The first encounter was with the documentation of Remains Service Management (2013), a live art performance by Australia-based American artist Loren Kronemyer. In this piece Kronemyer guides participants through a variety of options for disposing of their final remains, ‘ranging from the traditional to the ecological to the altruistic to the esoteric’ (Kronemyer). Participants are then given an option not disclosed to them at the outset of the performance: to have their ‘remains plan’ (ibid.) drawn up as a legal document. ‘This element adds tension and a twist to the work, where the participant is faced with the potential of generating a binding document within a performance environment,’ writes critic Astrid Francis (2013, p. 41), who further reflects on how this tension affected her own participation in the work: ‘While the idea of my remains being turned into a diamond or having a burial cairn built in my backyard sounded enticing during the performance, pledging to such a commitment or even a more traditional option was something I couldn’t commit to in the moment, which certainly raises the stakes in terms of the participant’s investment in the performance’ (ibid.).

The risk of consequence in Remains Service Management, arising from the tension that Francis describes, can be attributed to the linguistic theory of performativity. Developed by the philosopher J.L. Austin (1955), performativity recognises that some speech acts are constitutive; that is, they enact the very things which they articulate.  Austin’s examples include the exchange of wedding vows, the christening of a ship, or the making of a bet. ‘In these examples it seems clear that to utter the sentence (in, of course, the appropriate circumstances) is not to describe my doing of what I should be said in so uttering to be doing or to state that I am doing it: it is to do it,’ writes Austin (ibid. p. 6). This theory of performativity can be extended to symbolic acts, such as the signing of a document to create a legal bond — or perhaps the lighting of a match inscribed with certain words. T1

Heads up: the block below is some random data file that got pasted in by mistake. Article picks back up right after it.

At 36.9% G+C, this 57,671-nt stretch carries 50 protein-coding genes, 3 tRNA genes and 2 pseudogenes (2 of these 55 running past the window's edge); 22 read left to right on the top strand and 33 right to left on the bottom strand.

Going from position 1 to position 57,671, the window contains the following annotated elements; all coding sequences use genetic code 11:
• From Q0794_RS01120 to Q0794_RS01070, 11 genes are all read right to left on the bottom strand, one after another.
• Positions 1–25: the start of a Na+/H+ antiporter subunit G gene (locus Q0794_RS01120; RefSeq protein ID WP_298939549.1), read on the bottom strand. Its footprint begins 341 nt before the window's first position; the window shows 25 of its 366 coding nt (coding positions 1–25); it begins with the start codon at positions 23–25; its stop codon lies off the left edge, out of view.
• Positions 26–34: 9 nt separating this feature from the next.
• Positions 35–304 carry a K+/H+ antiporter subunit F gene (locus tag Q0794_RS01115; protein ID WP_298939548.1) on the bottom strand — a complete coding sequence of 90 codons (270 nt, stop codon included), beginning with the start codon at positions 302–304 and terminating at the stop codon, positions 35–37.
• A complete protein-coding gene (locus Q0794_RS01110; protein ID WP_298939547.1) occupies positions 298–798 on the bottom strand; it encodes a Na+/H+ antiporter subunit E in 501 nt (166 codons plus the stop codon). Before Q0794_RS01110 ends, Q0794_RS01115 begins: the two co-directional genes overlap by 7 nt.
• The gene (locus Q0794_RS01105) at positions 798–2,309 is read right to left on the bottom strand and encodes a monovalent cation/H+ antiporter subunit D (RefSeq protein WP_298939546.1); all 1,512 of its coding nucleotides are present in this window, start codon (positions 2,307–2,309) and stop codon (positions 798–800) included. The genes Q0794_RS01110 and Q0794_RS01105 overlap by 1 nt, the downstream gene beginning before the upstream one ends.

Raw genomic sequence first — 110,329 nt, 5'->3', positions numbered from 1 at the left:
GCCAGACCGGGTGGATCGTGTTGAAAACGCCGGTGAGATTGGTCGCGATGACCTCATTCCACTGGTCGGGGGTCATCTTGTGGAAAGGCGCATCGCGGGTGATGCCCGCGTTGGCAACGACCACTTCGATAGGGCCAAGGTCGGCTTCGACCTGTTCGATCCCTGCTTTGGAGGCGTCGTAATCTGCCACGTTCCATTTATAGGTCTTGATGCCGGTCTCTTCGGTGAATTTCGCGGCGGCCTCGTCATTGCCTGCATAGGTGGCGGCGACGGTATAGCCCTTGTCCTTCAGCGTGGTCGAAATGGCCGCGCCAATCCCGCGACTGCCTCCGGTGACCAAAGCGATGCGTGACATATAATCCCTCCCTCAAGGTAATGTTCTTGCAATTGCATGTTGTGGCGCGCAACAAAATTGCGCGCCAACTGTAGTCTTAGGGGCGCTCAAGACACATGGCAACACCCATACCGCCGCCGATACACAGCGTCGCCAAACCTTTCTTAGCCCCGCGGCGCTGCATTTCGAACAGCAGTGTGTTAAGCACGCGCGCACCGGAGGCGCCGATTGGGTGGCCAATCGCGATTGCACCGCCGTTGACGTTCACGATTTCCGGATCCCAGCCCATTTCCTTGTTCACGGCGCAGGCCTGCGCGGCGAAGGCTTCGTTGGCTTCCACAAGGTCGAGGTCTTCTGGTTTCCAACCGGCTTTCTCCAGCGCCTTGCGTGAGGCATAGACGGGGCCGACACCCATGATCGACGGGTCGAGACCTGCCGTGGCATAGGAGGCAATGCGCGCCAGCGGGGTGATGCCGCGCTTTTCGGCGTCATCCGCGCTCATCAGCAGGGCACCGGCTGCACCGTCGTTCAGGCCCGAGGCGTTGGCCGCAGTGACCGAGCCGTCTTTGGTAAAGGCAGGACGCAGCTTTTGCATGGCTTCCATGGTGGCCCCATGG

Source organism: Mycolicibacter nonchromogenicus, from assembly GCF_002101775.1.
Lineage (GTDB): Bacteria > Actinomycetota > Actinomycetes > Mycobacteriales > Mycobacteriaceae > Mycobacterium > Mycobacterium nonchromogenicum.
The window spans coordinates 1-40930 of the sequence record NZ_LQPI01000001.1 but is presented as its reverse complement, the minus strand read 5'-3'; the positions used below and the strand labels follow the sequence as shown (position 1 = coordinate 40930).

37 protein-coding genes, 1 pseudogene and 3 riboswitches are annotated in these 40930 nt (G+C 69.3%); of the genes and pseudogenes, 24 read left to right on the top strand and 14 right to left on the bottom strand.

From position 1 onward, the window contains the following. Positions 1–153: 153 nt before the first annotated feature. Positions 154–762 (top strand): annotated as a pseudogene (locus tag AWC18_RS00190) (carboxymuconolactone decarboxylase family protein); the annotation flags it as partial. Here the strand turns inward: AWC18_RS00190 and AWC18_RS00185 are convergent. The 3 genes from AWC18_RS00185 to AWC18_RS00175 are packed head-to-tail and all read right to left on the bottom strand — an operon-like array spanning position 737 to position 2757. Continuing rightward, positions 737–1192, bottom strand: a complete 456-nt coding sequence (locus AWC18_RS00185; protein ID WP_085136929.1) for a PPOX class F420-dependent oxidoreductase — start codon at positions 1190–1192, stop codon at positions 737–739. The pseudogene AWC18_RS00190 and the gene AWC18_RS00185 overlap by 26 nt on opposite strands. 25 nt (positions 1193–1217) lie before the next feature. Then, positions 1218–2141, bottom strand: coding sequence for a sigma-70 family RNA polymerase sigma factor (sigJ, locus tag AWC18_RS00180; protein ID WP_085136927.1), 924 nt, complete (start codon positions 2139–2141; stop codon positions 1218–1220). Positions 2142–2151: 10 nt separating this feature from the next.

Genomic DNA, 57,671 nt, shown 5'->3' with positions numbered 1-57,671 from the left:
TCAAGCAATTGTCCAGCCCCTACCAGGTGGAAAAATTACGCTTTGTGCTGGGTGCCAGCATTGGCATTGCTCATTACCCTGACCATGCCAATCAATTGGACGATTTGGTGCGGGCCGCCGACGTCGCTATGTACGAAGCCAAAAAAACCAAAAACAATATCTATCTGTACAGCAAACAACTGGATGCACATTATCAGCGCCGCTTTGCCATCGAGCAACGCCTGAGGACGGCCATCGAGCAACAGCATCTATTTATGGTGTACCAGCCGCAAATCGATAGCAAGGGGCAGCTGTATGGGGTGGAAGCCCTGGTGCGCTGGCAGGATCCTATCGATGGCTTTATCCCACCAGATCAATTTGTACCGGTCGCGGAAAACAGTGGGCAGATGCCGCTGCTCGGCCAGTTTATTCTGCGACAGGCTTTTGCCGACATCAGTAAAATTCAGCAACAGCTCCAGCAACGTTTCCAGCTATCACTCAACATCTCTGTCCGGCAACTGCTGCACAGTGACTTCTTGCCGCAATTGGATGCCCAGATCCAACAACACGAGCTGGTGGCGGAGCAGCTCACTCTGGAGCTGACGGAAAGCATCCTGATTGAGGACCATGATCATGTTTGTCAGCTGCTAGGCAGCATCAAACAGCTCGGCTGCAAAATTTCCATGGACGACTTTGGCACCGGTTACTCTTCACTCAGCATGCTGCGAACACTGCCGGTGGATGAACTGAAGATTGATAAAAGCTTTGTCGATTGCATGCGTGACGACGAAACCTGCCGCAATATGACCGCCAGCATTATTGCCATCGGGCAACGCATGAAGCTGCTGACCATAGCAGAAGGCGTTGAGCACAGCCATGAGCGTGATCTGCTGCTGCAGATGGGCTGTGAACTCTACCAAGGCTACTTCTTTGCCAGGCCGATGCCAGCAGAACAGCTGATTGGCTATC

T1:The idea has also been extended by academic Brad Haseman into a theory of performative research, in which creative practice is a symbolic act that in turn generates symbolic data which ‘not only expresses the research, but in that expression becomes the research itself’ (2006, p. 6). As Haseman notes: ‘The “practice” in “practice-led research” is primary — it is not an optional extra; it is the necessary pre-condition of engagement in performative research’ (ibid.).

Already familiar with the linguistic concept of the performative, I had read Haseman at the outset of my PhD but nonetheless mistook his performativity for that of performance as generally understood within the arts. Or rather, I understood the primacy of process in Haseman’s theory, but failed to grasp the constitutive nature of that process. It would be some time yet before I connected the kind of magical operation described by Austin with the research methodology that I had unwittingly begun to pursue. As such I had no sense of any larger significance when I scrawled the following in my sketchbook, as I thought about the matchsticks: Creating objects and situations that are ostensibly play (or art) but have the transformative power of marriage vows etc. What happens in play is happening for real.